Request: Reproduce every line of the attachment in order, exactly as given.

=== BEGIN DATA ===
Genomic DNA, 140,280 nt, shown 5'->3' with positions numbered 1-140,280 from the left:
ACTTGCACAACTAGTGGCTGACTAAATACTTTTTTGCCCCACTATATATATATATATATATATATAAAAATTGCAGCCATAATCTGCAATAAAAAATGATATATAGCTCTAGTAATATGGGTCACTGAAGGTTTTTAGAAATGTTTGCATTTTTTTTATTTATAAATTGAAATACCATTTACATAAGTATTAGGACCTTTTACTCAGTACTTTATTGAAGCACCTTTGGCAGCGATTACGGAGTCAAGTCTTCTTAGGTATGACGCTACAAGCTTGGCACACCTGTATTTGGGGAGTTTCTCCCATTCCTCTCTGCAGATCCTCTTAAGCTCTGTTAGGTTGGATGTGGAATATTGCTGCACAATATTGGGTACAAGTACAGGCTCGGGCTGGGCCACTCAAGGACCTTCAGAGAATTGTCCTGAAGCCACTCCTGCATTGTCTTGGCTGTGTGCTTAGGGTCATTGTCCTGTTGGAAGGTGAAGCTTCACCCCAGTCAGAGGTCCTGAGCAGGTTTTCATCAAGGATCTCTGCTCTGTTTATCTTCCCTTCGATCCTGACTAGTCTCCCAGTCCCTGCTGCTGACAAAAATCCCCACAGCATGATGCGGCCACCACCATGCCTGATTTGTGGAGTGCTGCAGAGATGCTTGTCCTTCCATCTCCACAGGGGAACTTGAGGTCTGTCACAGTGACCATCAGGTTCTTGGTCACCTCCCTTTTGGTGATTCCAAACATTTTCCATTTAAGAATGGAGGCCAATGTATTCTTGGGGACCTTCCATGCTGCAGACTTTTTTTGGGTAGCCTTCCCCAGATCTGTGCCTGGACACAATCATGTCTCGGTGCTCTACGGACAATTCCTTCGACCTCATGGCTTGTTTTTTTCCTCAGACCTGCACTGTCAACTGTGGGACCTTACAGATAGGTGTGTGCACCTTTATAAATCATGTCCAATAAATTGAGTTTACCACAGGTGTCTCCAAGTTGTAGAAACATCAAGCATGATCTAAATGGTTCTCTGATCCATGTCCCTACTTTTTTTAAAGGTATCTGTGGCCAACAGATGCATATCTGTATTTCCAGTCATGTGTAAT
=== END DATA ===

Genomic DNA, 140,280 nt, shown 5'->3' with positions numbered 1-140,280 from the left:
ACTTGCACAACTAGTGGCTGACTAAATACTTTTTTGCCCCACTATATATATATATATATATATATAAAAATTGCAGCCATAATCTGCAATAAAAAATGATATATAGCTCTAGTAATATGGGTCACTGAAGGTTTTTAGAAATGTTTGCATTTTTTTTATTTATAAATTGAAATACCATTTACATAAGTATTAGGACCTTTTACTCAGTACTTTATTGAAGCACCTTTGGCAGCGATTACGGAGTCAAGTCTTCTTAGGTATGACGCTACAAGCTTGGCACACCTGTATTTGGGGAGTTTCTCCCATTCCTCTCTGCAGATCCTCTTAAGCTCTGTTAGGTTGGATGTGGAATATTGCTGCACAATATTGGGTACAAGTACAGGCTCGGGCTGGGCCACTCAAGGACCTTCAGAGAATTGTCCTGAAGCCACTCCTGCATTGTCTTGGCTGTGTGCTTAGGGTCATTGTCCTGTTGGAAGGTGAAGCTTCACCCCAGTCAGAGGTCCTGAGCAGGTTTTCATCAAGGATCTCTGCTCTGTTTATCTTCCCTTCGATCCTGACTAGTCTCCCAGTCCCTGCTGCTGACAAAAATCCCCACAGCATGATGCGGCCACCACCATGCCTGATTTGTGGAGTGCTGCAGAGATGCTTGTCCTTCCATCTCCACAGGGGAACTTGAGGTCTGTCACAGTGACCATCAGGTTCTTGGTCACCTCCCTTTTGGTGATTCCAAACATTTTCCATTTAAGAATGGAGGCCAATGTATTCTTGGGGACCTTCCATGCTGCAGACTTTTTTTGGGTAGCCTTCCCCAGATCTGTGCCTGGACACAATCATGTCTCGGTGCTCTACGGACAATTCCTTCGACCTCATGGCTTGTTTTTTTCCTCAGACCTGCACTGTCAACTGTGGGACCTTACAGATAGGTGTGTGCACCTTTATAAATCATGTCCAATAAATTGAGTTTACCACAGGTGTCTCCAAGTTGTAGAAACATCAAGCATGATCTAAATGGTTCTCTGATCCATGTCCCTACTTTTTTTAAAGGTATCTGTGGCCAACAGATGCATATCTGTATTTCCAGTCATGTGTAAT